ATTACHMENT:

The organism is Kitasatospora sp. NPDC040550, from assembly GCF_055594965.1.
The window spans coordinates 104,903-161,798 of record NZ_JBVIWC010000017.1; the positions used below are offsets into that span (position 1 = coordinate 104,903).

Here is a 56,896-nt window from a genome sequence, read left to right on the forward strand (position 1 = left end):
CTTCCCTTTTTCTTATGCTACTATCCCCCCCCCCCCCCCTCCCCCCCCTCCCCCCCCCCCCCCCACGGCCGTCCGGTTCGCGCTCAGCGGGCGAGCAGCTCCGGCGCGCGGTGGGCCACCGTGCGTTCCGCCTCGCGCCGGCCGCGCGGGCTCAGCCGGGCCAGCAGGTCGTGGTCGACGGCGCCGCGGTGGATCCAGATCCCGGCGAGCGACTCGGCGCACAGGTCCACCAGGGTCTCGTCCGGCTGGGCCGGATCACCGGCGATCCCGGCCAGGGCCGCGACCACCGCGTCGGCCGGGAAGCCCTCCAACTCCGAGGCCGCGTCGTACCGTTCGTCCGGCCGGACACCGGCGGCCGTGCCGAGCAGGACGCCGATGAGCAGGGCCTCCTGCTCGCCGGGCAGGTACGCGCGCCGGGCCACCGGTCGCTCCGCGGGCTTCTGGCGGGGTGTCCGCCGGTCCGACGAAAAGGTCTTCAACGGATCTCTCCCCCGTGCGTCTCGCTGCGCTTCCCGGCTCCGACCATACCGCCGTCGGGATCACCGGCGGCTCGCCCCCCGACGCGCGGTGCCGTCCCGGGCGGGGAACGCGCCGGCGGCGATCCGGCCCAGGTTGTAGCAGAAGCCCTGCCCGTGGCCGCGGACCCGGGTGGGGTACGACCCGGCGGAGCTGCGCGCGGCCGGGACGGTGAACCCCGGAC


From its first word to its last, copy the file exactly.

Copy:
The organism is Kitasatospora sp. NPDC040550, from assembly GCF_055594965.1.
The window spans coordinates 104,903-161,798 of record NZ_JBVIWC010000017.1; the positions used below are offsets into that span (position 1 = coordinate 104,903).

Here is a 56,896-nt window from a genome sequence, read left to right on the forward strand (position 1 = left end):
CTTCCCTTTTTCTTATGCTACTATCCCCCCCCCCCCCCCTCCCCCCCCTCCCCCCCCCCCCCCCACGGCCGTCCGGTTCGCGCTCAGCGGGCGAGCAGCTCCGGCGCGCGGTGGGCCACCGTGCGTTCCGCCTCGCGCCGGCCGCGCGGGCTCAGCCGGGCCAGCAGGTCGTGGTCGACGGCGCCGCGGTGGATCCAGATCCCGGCGAGCGACTCGGCGCACAGGTCCACCAGGGTCTCGTCCGGCTGGGCCGGATCACCGGCGATCCCGGCCAGGGCCGCGACCACCGCGTCGGCCGGGAAGCCCTCCAACTCCGAGGCCGCGTCGTACCGTTCGTCCGGCCGGACACCGGCGGCCGTGCCGAGCAGGACGCCGATGAGCAGGGCCTCCTGCTCGCCGGGCAGGTACGCGCGCCGGGCCACCGGTCGCTCCGCGGGCTTCTGGCGGGGTGTCCGCCGGTCCGACGAAAAGGTCTTCAACGGATCTCTCCCCCGTGCGTCTCGCTGCGCTTCCCGGCTCCGACCATACCGCCGTCGGGATCACCGGCGGCTCGCCCCCCGACGCGCGGTGCCGTCCCGGGCGGGGAACGCGCCGGCGGCGATCCGGCCCAGGTTGTAGCAGAAGCCCTGCCCGTGGCCGCGGACCCGGGTGGGGTACGACCCGGCGGAGCTGCGCGCGGCCGGGACGGTGAACCCCGGAC